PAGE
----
This is Big Papi. He will be featured in this. Trust me.

community), ‘Baseball’- the 10th Inning (Ken Burns’ encyclopedic examination of all things baseball continues in this installment which takes up up through the present day; Red Sox fans, your day has come…)

New Arrivals this week at Videoport: Fantasia, Fantasia 2000, and Beauty and the Beast (from Wikipedia: “The “Disney Vault” is the term used by Walt Disney Studios Home Entertainment for its policy of putting home video releases of Walt Disney Animation Studios’s animated features on moratorium. Each Disney film is available for purchase for a limited time, after which it is put “in the vault” and not made available in stores for several years until it is once again released.” This policy is the most evil, money-grubbing nonsense ever, and Videoport has swallowed hard and played ball, purchasing new copies of these recently-unvaulted Disney films for you and yours…), Breaking Up (early film of both Russell Crowe and Salma Hayak as a pair of on-again-off-again, yet consistently-gorgeous lovers), Iron Will (look for this tale of a young dogsledding enthusiast and his favorite pup in the kids section), Simon Birch (this film, based on John Irving’s acclaimed novel A Prayer for Owen Meany, had to change its name when Irving complained about all the changes they made; that’s not necessarily a bad thing- I merely know that bit of trivia and want to show everyone how smart I am), ‘Murderland’- season 1 (Robbie Coltrane [‘Cracker’] returns to BBC mystery series greatness in this one about a, well, murder, told from three different points of view), Mr. Cinema (this comic drama about a gentle film projectionist in Hong Kong has been compared to Cinema Paradiso, which as good a recommendation as I can think of…), Liverpool (Argentinian film about a lifelong sailor returning finally to his home in Tierra del Fuego).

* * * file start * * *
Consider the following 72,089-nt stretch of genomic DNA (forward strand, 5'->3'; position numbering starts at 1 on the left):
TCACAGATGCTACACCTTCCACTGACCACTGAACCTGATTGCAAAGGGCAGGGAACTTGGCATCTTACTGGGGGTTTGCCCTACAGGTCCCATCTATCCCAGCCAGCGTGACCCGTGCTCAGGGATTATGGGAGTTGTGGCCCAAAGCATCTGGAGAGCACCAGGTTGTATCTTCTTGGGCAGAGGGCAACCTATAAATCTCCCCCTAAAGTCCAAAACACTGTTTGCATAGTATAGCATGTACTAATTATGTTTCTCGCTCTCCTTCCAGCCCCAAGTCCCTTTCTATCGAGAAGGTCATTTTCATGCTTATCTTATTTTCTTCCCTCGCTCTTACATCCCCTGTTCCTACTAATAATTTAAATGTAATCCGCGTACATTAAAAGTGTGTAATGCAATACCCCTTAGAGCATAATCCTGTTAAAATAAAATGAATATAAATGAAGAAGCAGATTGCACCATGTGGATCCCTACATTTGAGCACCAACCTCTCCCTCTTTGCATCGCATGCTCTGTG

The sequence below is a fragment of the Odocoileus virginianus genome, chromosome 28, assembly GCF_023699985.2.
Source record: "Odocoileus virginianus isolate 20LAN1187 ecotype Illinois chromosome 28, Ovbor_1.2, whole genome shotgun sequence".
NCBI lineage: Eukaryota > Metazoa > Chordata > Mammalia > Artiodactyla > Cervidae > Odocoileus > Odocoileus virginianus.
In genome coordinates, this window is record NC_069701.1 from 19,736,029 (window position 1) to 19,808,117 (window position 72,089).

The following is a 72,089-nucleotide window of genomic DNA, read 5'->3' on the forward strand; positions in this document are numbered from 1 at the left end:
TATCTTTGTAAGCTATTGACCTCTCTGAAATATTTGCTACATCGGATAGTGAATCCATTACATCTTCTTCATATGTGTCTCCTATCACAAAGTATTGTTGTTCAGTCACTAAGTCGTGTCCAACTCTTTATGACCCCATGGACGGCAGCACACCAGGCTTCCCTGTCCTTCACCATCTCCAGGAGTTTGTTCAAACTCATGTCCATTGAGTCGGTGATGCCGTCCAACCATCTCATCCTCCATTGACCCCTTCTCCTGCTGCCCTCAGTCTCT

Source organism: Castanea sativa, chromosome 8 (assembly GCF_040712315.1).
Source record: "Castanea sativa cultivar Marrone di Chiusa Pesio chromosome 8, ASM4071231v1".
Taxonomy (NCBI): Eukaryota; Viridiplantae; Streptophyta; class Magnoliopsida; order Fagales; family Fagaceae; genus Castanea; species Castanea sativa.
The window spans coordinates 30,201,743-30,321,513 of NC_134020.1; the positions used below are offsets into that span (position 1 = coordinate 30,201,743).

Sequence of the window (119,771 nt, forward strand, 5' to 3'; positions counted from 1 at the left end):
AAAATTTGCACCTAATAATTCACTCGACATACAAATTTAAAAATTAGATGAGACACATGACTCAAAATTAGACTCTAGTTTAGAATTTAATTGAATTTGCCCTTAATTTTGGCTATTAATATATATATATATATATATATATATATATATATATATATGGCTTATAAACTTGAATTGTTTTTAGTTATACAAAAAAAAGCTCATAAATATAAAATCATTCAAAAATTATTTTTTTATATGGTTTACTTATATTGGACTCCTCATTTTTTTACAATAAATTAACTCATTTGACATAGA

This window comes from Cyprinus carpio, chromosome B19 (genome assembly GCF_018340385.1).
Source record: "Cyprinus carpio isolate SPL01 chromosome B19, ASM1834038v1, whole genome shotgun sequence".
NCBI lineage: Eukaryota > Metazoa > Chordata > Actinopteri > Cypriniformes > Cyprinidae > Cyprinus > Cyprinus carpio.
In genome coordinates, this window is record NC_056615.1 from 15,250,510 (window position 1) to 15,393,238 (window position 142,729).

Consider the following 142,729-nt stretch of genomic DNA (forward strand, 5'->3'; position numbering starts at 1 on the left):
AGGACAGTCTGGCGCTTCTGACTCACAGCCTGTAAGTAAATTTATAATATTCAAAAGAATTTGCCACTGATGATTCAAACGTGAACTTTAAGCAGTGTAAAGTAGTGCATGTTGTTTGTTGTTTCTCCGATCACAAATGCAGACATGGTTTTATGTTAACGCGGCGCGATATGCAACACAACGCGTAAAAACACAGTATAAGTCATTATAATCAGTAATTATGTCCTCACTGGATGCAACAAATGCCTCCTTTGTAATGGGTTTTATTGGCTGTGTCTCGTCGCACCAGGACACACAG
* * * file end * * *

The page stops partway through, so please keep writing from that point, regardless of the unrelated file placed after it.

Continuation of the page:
New Arrivals on Blu-Ray this week at Videoport: The Sorcerer’s Apprentice, ‘Weeds’- seasons 1-5, ‘Dollhouse’- season 1, the entire Lord of the Rings trilogy, The Quick and the Dead, 1408, The Happening, Seven Swords, Dog Soldiers, Rescue Dawn, The Long Good Friday, Outlander, Killers, Angels & Demons, Paranormal Activity, The Curious Case of Benjamin Button.

Advertisements

The URI to TrackBack this entry is: https://videoportjones.wordpress.com/2010/11/29/videoreport-276/trackback/

RSS feed for comments on this post.

Leave a Reply

Fill in your details below or click an icon to log in:

WordPress.com Logo

You are commenting using your WordPress.com account. Log Out / Change )

Twitter picture

You are commenting using your Twitter account. Log Out / Change )

Facebook photo

You are commenting using your Facebook account. Log Out / Change )

Google+ photo

You are commenting using your Google+ account. Log Out / Change )

Connecting to %s

%d bloggers like this: